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January 30, 2019

Researchers project that climate change will increase infant congenital heart defects

A new study finds that excessive heat can affect fetal development

Children's Health Pregnancy
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Increasing temperatures from climate change could drive up the number of babies born with congenital heart defects, warns a new study published Wednesday in the Journal of the American Heart Association.

By the researchers' estimations, a larger number of babies will probably be born with congenital heart defects between 2025 and 2035 due to their mothers' exposure to higher temperatures, triggered by climate change, while pregnant. This will likely be a larger problem for women pregnant through spring and summer, CNN reports. 

Climate change could result in as many as 7,000 additional cases of congenital heart defects in the United States over an 11-year period, according to the study. The Midwest will probably see the biggest percent increase, followed by the South and Northeast regions of the United States.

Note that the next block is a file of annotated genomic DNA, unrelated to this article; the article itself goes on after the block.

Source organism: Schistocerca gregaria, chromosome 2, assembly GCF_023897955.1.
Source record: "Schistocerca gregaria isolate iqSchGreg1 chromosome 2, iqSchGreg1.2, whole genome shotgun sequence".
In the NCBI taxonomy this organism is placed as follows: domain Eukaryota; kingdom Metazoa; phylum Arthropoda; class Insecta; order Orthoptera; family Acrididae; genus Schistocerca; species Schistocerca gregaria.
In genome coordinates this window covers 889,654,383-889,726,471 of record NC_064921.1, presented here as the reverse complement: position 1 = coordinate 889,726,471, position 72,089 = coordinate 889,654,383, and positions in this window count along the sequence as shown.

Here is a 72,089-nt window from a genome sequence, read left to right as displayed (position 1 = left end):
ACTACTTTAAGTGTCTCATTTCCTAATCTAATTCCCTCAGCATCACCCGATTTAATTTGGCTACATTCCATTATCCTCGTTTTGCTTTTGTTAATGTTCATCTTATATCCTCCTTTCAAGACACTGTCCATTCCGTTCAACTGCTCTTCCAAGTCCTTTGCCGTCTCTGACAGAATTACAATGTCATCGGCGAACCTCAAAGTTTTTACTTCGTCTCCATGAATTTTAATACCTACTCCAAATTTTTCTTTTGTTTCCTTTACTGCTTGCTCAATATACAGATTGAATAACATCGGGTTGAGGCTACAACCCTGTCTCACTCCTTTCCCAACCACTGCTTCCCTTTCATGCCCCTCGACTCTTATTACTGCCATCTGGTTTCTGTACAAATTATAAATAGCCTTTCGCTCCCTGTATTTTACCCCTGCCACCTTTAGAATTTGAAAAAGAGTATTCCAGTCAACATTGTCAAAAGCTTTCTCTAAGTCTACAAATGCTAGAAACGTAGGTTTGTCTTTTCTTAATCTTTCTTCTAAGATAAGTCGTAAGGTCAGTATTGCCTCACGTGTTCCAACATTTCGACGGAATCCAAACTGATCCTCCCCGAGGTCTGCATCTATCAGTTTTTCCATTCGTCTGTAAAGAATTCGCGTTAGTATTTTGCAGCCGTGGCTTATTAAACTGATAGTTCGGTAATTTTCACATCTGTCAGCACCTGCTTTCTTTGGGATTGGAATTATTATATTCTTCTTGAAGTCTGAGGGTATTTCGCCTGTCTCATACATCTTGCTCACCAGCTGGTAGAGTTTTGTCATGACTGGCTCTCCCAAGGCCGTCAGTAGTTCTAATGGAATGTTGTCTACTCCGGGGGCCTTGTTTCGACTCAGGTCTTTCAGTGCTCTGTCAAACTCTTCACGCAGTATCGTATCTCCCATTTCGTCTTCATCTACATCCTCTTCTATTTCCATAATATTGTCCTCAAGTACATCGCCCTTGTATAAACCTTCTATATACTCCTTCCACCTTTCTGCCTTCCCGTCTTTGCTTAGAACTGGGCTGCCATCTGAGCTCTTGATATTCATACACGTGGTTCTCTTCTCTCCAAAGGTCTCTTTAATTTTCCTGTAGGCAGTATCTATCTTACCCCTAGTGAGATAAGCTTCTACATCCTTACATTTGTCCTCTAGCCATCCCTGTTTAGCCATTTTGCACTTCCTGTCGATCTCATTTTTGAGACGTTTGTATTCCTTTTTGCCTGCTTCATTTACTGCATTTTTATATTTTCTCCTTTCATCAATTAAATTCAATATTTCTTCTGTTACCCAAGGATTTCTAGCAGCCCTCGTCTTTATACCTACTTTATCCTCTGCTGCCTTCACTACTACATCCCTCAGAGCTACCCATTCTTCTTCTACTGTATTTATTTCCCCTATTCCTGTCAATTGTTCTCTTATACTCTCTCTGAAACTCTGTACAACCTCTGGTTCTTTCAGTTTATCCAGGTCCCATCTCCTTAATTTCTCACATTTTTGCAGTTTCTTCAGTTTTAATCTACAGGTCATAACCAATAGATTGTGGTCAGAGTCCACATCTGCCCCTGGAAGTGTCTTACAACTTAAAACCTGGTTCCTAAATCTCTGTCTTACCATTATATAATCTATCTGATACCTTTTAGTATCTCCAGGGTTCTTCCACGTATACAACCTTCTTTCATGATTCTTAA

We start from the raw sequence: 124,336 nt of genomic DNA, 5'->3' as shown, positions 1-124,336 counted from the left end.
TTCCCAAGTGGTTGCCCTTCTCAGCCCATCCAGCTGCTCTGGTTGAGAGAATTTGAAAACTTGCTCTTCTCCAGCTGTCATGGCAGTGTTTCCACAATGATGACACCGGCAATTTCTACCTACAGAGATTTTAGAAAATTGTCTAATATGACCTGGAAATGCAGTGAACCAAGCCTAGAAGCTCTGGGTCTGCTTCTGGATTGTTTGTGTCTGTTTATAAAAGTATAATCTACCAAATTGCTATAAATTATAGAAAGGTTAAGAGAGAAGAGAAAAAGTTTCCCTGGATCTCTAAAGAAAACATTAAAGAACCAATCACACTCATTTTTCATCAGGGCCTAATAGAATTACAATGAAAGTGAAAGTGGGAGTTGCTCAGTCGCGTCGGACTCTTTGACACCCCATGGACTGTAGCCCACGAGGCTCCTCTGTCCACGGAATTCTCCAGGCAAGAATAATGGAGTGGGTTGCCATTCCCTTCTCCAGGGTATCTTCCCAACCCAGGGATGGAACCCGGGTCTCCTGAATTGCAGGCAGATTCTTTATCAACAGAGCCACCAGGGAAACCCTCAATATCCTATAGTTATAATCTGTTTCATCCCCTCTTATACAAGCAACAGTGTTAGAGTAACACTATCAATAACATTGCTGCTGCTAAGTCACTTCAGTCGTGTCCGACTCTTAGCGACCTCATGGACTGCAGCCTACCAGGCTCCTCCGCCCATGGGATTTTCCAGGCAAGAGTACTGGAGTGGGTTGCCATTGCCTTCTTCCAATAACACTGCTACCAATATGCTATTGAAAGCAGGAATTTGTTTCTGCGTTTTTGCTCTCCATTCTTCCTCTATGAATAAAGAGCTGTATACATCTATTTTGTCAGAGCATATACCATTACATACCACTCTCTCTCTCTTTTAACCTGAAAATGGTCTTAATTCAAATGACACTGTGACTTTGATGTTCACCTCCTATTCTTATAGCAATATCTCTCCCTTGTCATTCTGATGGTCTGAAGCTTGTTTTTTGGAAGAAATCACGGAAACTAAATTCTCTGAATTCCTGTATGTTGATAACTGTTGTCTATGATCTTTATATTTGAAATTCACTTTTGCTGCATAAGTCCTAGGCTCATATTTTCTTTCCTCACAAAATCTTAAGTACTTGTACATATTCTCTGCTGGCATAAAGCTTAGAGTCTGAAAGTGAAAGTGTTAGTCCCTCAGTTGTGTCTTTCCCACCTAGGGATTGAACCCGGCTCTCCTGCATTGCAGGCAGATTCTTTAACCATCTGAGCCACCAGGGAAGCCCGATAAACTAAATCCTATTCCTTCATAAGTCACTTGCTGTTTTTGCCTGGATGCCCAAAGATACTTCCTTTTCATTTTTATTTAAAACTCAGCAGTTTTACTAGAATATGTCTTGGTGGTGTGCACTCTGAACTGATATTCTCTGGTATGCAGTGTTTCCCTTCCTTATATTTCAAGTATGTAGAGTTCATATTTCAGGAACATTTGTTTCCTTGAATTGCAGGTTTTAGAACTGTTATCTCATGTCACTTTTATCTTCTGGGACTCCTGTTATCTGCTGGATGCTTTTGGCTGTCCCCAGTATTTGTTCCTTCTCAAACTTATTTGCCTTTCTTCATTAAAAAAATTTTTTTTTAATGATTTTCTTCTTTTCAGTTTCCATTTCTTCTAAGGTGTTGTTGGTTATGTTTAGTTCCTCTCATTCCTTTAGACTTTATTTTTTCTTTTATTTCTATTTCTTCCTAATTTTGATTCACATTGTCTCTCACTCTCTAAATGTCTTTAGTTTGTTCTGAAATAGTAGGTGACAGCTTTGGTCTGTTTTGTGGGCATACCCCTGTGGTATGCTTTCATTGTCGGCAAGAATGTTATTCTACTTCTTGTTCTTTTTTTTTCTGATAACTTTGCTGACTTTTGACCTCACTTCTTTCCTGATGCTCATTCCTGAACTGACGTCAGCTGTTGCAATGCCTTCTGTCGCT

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"Our results highlight the dramatic ways in which climate change can affect human health and suggest that pediatric heart disease stemming from structural heart malformations may become an important consequence of rising temperatures," said lead author Dr. Wangjian Zhang, a post-doctoral research fellow at the University of Albany, in a statement.

Researchers formulated this estimation by examining data collected in the National Birth Defects Prevention Study, which investigated risk factors for major structural birth defects, alongside climate data from the U.S. government.

It's not entirely clear why maternal heat exposure during pregnancy spurs more heart defects in babies. Research on animals examining this link have found that the heat may kill some crucial fetal cells or interfere with heat-sensitive proteins that are vital for the babies' development, Environmental Health News reports. 

While this research is preliminary, researchers believe that it is best for women to avoid extreme heat during pregnancy — noting that they have been previously overlooked as a vulnerable population in the climate change debate. 

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